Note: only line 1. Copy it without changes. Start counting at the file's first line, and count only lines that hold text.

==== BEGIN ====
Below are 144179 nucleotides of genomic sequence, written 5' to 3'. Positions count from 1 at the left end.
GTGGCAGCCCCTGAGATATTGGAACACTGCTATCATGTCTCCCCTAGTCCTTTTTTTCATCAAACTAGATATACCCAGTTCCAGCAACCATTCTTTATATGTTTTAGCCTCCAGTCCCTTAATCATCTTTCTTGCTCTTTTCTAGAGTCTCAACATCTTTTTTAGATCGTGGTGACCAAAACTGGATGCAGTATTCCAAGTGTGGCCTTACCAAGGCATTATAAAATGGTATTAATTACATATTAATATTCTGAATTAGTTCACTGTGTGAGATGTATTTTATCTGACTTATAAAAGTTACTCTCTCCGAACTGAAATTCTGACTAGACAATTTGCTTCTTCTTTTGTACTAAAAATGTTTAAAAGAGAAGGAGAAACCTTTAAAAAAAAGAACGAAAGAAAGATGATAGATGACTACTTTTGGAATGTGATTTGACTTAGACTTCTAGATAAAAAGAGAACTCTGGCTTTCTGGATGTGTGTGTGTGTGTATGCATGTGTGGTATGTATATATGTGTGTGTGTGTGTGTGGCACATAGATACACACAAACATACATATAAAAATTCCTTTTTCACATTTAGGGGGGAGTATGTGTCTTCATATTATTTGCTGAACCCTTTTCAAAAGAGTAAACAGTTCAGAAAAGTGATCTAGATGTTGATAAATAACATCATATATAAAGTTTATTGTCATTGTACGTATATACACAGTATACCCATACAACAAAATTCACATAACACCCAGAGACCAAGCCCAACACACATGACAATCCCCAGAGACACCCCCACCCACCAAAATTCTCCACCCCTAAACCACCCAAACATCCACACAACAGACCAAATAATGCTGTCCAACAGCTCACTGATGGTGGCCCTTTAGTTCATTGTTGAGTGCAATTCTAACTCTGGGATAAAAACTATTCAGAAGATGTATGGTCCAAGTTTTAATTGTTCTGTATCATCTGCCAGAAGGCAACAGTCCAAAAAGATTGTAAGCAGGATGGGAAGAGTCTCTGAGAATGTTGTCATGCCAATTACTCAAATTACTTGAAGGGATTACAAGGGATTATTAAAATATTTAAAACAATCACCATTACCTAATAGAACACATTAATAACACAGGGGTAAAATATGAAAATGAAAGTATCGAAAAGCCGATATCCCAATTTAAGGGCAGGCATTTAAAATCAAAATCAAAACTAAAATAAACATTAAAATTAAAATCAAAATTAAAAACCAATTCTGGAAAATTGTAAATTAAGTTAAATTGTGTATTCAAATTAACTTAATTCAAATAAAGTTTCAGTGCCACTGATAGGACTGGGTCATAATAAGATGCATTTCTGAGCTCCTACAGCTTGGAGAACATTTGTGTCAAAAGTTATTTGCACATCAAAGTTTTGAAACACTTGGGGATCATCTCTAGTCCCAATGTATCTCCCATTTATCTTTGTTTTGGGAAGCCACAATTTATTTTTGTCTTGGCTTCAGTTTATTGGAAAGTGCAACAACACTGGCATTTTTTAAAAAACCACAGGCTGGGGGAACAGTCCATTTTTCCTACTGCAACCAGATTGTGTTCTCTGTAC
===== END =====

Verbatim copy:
Below are 144179 nucleotides of genomic sequence, written 5' to 3'. Positions count from 1 at the left end.